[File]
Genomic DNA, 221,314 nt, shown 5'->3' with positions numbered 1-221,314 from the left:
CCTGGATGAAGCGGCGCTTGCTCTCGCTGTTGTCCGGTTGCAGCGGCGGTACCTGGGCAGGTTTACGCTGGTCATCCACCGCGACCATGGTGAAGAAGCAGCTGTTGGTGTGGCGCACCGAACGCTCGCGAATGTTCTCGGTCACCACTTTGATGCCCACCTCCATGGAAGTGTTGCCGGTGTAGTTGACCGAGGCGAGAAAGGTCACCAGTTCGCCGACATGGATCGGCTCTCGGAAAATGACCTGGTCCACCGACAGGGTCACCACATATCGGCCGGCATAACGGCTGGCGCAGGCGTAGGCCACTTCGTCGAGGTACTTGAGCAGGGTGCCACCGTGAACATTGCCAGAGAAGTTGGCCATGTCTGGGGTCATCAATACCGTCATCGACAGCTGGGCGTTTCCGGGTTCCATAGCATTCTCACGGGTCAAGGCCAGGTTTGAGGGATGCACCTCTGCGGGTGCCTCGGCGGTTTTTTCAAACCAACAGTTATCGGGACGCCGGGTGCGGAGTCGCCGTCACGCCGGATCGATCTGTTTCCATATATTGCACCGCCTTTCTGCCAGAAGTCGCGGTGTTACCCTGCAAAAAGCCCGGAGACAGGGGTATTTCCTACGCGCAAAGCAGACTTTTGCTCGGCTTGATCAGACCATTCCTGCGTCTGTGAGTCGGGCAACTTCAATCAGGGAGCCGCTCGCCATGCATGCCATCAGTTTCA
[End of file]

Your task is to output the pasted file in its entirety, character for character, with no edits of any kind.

Genomic DNA, 221,314 nt, shown 5'->3' with positions numbered 1-221,314 from the left:
CCTGGATGAAGCGGCGCTTGCTCTCGCTGTTGTCCGGTTGCAGCGGCGGTACCTGGGCAGGTTTACGCTGGTCATCCACCGCGACCATGGTGAAGAAGCAGCTGTTGGTGTGGCGCACCGAACGCTCGCGAATGTTCTCGGTCACCACTTTGATGCCCACCTCCATGGAAGTGTTGCCGGTGTAGTTGACCGAGGCGAGAAAGGTCACCAGTTCGCCGACATGGATCGGCTCTCGGAAAATGACCTGGTCCACCGACAGGGTCACCACATATCGGCCGGCATAACGGCTGGCGCAGGCGTAGGCCACTTCGTCGAGGTACTTGAGCAGGGTGCCACCGTGAACATTGCCAGAGAAGTTGGCCATGTCTGGGGTCATCAATACCGTCATCGACAGCTGGGCGTTTCCGGGTTCCATAGCATTCTCACGGGTCAAGGCCAGGTTTGAGGGATGCACCTCTGCGGGTGCCTCGGCGGTTTTTTCAAACCAACAGTTATCGGGACGCCGGGTGCGGAGTCGCCGTCACGCCGGATCGATCTGTTTCCATATATTGCACCGCCTTTCTGCCAGAAGTCGCGGTGTTACCCTGCAAAAAGCCCGGAGACAGGGGTATTTCCTACGCGCAAAGCAGACTTTTGCTCGGCTTGATCAGACCATTCCTGCGTCTGTGAGTCGGGCAACTTCAATCAGGGAGCCGCTCGCCATGCATGCCATCAGTTTCA